• The point to the article is that the guy was conscious and alert. Taking him off the life support would have killed him.

          Had they done a relatively routine surgery to remove the mass he would have recovered. He did not have insurance but who’s to say he couldn’t have paid once healthy again.

          He was a former deputy sheriff and a DHS employee. It’s not like he was a bum, he might have just been between jobs when he was struck ill which can happen to any of us at any time.

        • It is unlikely surgery to remove the mass would have helped, the young man was on life support due to suffering a major stroke.

  2. The nypd would have started shooting when they got within 2 blocks of the hospital. 18,000 rounds of ammo and 147 ‘collateral damages” later they would have discovered they had missed the armed drunk. At which point they would have arrested the whole hospital cause, you know, drugs.

    Or am i thinking of the Waco police and the ATF?

  3. I saw this. The main theme was “organ harvesting”. Kinda’ like the ghouls at Planned Geno…er parenthood That’s a hero dad-drunk or not.

    • Yeah all planned parenthood did was murdwrong babies, they didn’t off at STD testing to anyone that walked in the door at a reduced rate, they didn’t give disadvantaged girls the pill so they could practice safe sex, they didn’t help educate folks. I bet you are the same dude that wants food stamps cut, you don’t want these girls who can’t afford these kids to get rid of them, but you don’t want to help them later down the line either. You sir or ma’am are ignorant as all get out.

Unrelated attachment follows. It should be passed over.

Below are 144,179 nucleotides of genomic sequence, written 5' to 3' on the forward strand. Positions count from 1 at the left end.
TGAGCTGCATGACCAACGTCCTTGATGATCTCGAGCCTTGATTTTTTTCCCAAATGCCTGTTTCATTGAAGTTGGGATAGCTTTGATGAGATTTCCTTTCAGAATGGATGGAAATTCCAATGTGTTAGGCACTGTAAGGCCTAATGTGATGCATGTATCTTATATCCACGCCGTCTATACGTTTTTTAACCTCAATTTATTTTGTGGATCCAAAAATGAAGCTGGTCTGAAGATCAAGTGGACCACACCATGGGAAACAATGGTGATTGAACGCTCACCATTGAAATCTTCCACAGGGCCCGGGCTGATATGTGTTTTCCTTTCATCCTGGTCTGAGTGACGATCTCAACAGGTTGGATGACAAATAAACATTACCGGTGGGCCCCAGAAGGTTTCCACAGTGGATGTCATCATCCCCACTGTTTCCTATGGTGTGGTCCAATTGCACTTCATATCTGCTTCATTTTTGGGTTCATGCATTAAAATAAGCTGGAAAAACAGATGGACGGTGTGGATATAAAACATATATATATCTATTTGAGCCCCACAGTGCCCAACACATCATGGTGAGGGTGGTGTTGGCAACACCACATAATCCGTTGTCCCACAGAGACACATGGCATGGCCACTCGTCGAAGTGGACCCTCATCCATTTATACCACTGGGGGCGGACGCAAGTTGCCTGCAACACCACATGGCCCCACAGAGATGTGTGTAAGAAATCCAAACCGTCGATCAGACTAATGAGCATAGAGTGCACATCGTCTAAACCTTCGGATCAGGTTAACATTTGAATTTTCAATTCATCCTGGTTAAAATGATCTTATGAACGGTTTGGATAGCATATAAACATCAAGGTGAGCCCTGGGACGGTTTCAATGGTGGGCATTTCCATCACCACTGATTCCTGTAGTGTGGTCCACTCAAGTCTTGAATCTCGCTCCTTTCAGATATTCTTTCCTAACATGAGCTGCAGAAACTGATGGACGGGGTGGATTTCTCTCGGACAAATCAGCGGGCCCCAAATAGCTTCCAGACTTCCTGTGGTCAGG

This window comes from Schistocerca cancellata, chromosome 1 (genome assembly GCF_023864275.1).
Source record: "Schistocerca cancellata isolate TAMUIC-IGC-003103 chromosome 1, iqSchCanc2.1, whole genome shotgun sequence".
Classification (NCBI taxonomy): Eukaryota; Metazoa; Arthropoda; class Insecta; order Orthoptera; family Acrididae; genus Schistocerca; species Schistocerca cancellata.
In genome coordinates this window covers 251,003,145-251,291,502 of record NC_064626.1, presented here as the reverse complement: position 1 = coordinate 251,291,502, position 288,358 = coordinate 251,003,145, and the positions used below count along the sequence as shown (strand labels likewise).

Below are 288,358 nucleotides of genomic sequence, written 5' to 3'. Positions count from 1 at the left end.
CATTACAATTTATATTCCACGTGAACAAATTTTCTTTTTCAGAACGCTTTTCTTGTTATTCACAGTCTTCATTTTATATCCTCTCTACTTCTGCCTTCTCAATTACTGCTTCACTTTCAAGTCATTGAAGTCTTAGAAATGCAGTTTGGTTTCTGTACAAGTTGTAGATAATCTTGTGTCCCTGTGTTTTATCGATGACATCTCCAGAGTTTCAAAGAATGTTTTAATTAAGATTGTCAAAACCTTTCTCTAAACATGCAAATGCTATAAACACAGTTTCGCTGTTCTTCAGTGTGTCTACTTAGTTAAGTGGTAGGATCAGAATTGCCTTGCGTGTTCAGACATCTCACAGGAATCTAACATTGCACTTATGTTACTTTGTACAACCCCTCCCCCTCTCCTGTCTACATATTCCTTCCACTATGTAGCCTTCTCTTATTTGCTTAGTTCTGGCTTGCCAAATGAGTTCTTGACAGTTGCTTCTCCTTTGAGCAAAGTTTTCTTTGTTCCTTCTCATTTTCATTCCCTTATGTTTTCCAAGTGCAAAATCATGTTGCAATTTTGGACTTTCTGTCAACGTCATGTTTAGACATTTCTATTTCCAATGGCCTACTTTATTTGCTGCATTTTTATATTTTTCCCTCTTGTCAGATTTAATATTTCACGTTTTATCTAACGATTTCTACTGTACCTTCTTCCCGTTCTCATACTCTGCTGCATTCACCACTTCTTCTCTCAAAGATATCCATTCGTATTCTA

4. This is a mixed bag. As I understand it, the son was non-responsive and showed no signs of potential recovery. When the dad pulled the gun out, it looked more like a man in denial and perhaps fodder for the GFZ gang. He kept claiming that his son would recover, even in the face of evidence to the contrary.

    Miracle of miracles, the son began to show signs of life. As a result, we consider the father a good user and the GFZ gang stays quiet (except for a bit of clamor that this is what causes doctors to fear making medically sound decisions in the face of grief).

    I’m glad things turned out for the best, and it is a Movie of the Week, but it is essential we not assume that every disagreeable medical decision made by doctors is improper or malicious. If we do, we become atheists in foxholes.

    • There have been instances where the docs are quick to call time of death when they know the patient had an organ donor card.

    • “As I understand it, the son was non-responsive and showed no signs of potential recovery. When the dad pulled the gun out, it looked more like a man in denial “